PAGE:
Smaller functions have some advantages:
- Each bit of logic is given a name. This makes it easier to know what each bit of logic is for and helps you find where a bit of logic lives.
- There are fewer variables in scope.
- It’s easier to tell what the program was “thinking” when you look at a stack trace or run a debugger.
- The small functions can be tested separately.
Computers would work fine with no functions at all. Functions exist for the sake of programmers, so make good use of them.
Don’t break out functions
The Don’t Repeat Yourself (DRY) idea is often taken too far.
Now, it’s a very good idea to extract magic numbers to constants and have one copy of the logic for making a particular decision. Repeating those bits of code is a bad idea.
DRY starts to go too far when two functions that happen to share a handful of lines become a target for deduplication. Completely avoiding duplicated lines means that you’ll end up with confusing, nonsense abstractions that exist only to hold those few shared lines. This makes the code weirdly hard to change because the structure of two unrelated pieces of code will be tied together.
The test for whether some pieces of code should be deduplicated is simple: would anything bad happen if one was changed without also changing the other? If the answer is yes, then make a single source of truth for it. If not, consider leaving it alone.
The point of DRY isn’t to run a manual compression process on the codebase, it’s to avoid a dependency where two parts of the code need to be manually kept in sync. Remember, deduplicating code is not the same thing as creating an abstraction.
Avoid configurable functions
Prefer many functions to a few, configurable functions.
I’m sure you’ve seen stories like this one: you start off with a clean function that’s called in three different places. You want to use it in a fourth place, but it needs to do something slightly different, so you add a configuration parameter. Then the first caller gets a new feature, requiring two more configuration parameters. A fifth use case is added with its own special parameter. Caller #2 is too slow, so you add yet another parameter for skip part of the work.
Somehow, your clean function that started life doing one thing now has 5 configuration parameters and does potentially 2^5 = 32 different things (or more)!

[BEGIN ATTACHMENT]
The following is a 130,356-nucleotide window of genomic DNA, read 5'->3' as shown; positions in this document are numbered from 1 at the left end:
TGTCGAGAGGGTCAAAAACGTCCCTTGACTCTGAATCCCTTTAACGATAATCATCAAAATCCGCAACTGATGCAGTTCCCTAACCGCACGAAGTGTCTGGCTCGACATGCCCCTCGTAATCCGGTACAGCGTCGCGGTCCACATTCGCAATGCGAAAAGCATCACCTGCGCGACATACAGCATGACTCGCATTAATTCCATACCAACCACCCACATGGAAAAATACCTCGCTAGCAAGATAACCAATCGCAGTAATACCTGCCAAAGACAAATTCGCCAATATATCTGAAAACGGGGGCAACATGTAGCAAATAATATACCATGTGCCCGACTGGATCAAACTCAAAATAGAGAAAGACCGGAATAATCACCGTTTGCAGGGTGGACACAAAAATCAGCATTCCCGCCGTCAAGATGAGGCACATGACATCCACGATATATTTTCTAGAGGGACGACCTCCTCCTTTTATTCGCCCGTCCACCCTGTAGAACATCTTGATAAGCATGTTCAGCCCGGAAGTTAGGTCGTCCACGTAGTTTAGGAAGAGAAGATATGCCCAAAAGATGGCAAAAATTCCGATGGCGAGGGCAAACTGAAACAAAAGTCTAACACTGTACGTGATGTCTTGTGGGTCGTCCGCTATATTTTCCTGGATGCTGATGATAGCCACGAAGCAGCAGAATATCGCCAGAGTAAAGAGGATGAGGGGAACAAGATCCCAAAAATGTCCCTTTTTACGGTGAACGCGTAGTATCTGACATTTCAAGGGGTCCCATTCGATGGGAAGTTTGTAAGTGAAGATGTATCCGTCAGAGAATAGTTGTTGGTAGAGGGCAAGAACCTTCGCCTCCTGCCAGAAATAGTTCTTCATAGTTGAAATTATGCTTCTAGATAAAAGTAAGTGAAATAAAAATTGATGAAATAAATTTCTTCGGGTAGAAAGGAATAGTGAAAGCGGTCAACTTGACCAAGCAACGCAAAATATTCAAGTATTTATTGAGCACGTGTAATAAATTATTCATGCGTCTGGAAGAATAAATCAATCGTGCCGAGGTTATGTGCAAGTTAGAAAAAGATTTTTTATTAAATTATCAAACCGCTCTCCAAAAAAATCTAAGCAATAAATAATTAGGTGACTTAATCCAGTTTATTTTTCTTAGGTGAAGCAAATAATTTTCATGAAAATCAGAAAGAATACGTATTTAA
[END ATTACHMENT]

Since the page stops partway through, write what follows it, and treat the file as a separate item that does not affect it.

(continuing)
It’s much better to have multiple functions, each of which does just one thing.
Once you have separate functions, there will of course be duplication. When those shared parts need to be kept in sync, apply DRY and extract them to shared functions. This is easier if the function is already broken down into subfunctions for decisions and steps.
Remember, a few duplicated lines is fine! If each of the separate functions has its own for-loop over a list, that’s very acceptable duplication.
One advantage of this approach is that when one use-case goes away, you can easily delete the relevant function. You don’t have to dig around in the logic of a complicated function to tease out the parts that were for that particular set of options.
Readers of a special-purpose function will find it much easier to understand what it does.
(Note that this is only the right approach if you control all the callers of the function. If you function is part of a public API, then the reasoning here doesn’t apply because you don’t know what all the usecases are or will be.)
Don’t prematurely optimize
Race cars go faster than normal cars, but at the expense of having hard seats, making lots of noise, and lacking A/C. If you don’t know that your function is going to need to be a race car, don’t strip out the A/C yet. Leave the creature comforts in - focus on writing code that is easy for humans to read instead of easy for computers to run.
The same is true about premature generalization. You wouldn’t buy a dump truck if you don’t need to haul huge loads of things, so you also shouldn’t make your code able to serve all kinds of needs that may never happen.